Our guess is that if Amy Bishop had been granted tenure--and the record indicates she had earned it--she would have gone on to a solid, maybe even a distinguished, academic career. She might have hurt a few feelings along the way. But we doubt that any hurtful acts on her part would have gone beyond that.

On the surface, Amy Bishop is responsible for the UAH shootings. She alone apparently pulled the trigger, and under criminal law, she alone will probably pay a severe price.

But under the surface, there are bigger issues that all of us should ponder. For months now, I have been writing about the inhumane and unlawful treatment of employees in the University of Alabama System. I know people are reading those posts, but I've seen no sign that anyone has taken action. Mostly I've seen signs that the legal and journalism professions in Alabama are doing everything in their power to cover up the problems.

We know, by the way, that Alabama is not the only place with such issues. On February 8, I wrote a post titled "Are Universities Breeding Grounds for Discrimination," outlining multiple cases where institutions of higher learning have mistreated employees.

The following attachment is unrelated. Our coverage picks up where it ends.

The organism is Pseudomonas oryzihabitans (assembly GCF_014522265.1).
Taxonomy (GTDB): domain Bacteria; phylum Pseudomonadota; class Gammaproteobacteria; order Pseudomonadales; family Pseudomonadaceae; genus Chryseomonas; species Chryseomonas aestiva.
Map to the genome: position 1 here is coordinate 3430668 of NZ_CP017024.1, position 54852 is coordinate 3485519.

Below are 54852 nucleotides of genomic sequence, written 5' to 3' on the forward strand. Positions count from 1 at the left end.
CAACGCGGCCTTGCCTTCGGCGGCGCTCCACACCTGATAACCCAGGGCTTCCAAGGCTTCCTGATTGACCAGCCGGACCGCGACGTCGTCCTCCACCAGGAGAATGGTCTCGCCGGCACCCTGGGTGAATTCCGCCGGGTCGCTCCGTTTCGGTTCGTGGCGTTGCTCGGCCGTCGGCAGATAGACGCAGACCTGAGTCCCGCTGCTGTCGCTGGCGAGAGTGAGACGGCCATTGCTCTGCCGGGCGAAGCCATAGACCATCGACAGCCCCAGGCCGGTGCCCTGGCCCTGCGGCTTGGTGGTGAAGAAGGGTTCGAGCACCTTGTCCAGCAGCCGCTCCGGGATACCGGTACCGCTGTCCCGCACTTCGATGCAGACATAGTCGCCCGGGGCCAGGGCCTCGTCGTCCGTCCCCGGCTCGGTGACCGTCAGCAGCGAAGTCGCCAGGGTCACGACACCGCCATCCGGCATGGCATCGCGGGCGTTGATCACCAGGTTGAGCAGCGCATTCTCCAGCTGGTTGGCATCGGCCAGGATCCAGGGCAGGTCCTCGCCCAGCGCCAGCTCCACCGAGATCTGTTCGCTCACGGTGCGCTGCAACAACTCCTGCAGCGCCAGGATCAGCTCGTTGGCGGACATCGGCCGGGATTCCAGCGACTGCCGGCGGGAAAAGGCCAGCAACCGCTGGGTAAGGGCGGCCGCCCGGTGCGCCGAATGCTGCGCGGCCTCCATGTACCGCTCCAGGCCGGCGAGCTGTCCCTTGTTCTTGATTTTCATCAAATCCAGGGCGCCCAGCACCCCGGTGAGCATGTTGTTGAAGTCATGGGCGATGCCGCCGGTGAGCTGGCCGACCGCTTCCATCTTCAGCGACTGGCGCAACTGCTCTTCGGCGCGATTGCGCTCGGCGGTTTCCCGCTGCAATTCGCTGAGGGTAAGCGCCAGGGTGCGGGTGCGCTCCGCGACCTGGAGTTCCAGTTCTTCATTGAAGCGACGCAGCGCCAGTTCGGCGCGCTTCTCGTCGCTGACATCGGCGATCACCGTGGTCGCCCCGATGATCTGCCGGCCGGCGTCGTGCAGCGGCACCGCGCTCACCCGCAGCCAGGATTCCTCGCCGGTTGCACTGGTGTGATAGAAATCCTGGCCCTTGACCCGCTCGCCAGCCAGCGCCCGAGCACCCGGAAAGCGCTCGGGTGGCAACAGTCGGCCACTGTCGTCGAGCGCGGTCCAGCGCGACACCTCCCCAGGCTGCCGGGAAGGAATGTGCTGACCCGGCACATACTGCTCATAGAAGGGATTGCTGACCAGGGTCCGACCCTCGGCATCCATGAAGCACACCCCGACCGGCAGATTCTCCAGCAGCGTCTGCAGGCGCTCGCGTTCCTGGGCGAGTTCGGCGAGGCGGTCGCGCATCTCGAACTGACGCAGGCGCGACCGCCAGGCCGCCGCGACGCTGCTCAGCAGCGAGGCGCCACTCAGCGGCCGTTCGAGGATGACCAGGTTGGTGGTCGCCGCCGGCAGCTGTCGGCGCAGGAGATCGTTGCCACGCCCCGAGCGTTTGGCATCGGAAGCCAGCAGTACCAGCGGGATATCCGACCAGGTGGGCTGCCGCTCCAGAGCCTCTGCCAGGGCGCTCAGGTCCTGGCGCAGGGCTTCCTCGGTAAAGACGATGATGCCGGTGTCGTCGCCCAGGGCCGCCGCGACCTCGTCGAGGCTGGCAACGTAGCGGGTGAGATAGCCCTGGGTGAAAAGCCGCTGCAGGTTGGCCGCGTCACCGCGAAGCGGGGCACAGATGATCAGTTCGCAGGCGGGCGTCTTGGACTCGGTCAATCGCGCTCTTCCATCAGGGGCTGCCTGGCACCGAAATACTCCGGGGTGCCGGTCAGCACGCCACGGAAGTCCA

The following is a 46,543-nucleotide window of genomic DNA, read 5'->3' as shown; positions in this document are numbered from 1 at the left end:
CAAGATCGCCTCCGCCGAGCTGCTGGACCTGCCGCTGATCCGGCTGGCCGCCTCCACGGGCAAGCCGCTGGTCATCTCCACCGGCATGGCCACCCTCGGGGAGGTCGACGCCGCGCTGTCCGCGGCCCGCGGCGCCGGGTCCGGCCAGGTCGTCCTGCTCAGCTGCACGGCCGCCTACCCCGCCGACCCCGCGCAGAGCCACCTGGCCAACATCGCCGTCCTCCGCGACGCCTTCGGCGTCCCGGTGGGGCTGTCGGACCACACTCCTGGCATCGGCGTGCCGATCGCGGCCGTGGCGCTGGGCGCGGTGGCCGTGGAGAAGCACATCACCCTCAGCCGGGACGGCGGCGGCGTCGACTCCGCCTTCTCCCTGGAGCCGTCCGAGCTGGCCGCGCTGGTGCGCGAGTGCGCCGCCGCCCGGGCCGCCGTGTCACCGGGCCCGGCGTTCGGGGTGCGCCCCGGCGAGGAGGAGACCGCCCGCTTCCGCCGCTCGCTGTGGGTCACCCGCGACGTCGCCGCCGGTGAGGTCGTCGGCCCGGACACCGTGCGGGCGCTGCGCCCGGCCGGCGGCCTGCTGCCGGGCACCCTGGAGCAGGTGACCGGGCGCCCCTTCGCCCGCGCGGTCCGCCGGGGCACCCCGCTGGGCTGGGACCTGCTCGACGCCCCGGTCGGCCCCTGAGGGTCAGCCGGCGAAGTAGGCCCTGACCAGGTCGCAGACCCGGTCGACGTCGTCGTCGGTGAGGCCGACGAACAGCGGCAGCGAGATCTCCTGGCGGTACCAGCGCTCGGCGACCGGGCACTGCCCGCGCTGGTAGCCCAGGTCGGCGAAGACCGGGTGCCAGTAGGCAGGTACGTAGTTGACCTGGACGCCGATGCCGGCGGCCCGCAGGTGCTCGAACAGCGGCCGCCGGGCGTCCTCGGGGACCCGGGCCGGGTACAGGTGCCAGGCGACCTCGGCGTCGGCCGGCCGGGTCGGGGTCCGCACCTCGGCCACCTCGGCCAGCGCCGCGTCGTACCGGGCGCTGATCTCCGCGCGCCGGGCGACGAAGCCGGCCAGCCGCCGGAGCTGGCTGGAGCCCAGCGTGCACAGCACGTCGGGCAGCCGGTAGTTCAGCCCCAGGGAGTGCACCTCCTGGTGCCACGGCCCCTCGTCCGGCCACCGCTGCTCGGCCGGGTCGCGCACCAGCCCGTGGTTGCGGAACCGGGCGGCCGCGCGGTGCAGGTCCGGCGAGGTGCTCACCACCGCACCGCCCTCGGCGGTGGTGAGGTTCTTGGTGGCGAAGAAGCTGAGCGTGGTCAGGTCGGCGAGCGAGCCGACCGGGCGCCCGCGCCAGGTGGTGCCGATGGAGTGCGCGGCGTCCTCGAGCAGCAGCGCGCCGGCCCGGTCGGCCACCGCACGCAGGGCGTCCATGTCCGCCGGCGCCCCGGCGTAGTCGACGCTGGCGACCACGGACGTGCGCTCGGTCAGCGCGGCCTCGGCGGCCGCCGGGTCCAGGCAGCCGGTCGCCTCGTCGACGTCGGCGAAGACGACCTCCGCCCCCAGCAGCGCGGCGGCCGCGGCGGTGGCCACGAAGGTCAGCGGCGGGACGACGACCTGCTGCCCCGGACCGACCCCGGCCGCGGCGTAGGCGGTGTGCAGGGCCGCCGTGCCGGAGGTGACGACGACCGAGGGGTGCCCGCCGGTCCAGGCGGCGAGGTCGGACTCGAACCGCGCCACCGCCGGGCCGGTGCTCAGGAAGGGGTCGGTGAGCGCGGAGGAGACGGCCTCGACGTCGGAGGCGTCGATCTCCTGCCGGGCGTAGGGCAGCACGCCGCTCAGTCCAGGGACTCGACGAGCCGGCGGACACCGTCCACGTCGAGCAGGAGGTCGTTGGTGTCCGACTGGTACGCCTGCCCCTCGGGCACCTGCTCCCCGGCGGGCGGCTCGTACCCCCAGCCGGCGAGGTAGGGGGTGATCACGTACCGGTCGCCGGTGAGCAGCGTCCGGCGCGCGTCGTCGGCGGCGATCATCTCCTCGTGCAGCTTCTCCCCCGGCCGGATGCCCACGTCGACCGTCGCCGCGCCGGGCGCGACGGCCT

Four days later, gunfire went off on a campus in Huntsville, Alabama.

Can anyone draw the connection? Does anyone have the courage to hold higher-education officials accountable?

Wednesday, February 17, 2010

University of Louisville Fraud Case Has Connections to Alabama

A professor at the University of Louisville has pleaded guilty to fraud-related charges and agreed to serve 63 months in federal prison. The case has alarming ties to Alabama, with implications for a university president, the governor, and the governor's son.

Robert Felner, a former dean of the college of education at Louisville, faced nine federal charges, including money laundering, mail fraud, and tax evasion. He agreed to pay more than $2 million in cash and property as part of a restitution deal.

The Felner case reflects poorly on the leadership of current UAB president Carol Garrison, according to a leading commentator on higher-education issues. Garrison had been provost at Louisville before taking the UAB position in 2002. And we have shown that UAB, under Garrison's administration, has some ugly ties to Governor Bob Riley's son, Homewood attorney Rob Riley.

Here is how the Louisville Courier-Journal describes the case that led to the Felner plea agreement: